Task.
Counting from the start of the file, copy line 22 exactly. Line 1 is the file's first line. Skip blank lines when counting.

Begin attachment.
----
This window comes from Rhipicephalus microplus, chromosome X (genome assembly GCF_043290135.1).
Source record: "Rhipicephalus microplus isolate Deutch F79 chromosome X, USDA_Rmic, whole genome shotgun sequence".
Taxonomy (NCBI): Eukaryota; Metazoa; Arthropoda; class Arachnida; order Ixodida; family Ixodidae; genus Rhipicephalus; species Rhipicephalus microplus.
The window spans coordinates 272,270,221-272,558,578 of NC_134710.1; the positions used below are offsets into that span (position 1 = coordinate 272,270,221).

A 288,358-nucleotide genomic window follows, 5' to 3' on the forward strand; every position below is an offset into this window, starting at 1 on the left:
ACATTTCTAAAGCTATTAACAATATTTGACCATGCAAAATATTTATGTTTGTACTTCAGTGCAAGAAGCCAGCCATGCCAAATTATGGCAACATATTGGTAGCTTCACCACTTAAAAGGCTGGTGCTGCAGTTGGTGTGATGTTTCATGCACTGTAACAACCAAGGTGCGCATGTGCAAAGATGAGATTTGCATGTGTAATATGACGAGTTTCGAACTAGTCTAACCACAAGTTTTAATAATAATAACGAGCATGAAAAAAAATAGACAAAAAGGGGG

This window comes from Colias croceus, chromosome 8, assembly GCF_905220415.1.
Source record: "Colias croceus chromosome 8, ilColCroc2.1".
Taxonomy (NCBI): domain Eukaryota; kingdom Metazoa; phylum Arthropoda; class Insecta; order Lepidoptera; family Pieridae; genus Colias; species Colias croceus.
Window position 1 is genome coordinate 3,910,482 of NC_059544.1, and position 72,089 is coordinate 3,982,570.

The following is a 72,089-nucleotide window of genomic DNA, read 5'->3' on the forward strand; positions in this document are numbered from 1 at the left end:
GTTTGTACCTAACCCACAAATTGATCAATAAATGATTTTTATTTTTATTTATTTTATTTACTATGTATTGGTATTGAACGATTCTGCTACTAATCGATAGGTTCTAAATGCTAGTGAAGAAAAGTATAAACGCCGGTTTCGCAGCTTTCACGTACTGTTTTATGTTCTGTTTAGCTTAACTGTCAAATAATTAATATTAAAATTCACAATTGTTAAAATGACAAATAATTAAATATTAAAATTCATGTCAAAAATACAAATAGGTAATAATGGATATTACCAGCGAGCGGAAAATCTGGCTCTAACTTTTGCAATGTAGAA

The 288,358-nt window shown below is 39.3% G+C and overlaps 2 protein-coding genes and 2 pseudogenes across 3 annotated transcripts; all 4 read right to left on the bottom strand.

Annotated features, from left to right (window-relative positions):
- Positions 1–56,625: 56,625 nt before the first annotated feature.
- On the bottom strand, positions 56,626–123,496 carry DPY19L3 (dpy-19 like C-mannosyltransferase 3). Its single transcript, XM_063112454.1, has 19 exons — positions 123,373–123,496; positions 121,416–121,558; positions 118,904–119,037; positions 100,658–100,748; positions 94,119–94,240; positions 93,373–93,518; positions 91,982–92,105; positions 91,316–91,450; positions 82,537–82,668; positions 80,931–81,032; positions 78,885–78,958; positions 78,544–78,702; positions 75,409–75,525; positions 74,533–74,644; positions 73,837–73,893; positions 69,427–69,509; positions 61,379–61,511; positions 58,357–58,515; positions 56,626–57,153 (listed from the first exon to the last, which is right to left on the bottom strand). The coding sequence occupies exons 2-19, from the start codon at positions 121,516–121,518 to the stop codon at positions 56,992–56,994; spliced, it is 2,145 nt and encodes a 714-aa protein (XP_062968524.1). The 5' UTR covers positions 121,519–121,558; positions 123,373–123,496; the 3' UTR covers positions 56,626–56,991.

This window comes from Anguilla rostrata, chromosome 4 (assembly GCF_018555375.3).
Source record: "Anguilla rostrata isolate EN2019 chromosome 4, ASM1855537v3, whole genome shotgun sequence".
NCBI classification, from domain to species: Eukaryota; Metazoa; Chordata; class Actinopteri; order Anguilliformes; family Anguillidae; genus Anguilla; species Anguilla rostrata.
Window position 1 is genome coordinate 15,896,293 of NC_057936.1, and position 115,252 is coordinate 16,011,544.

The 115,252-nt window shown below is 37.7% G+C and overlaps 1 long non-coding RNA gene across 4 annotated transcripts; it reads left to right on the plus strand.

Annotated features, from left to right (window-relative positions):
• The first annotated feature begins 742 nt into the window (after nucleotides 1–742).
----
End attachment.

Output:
Annotated features, from left to right (window-relative positions):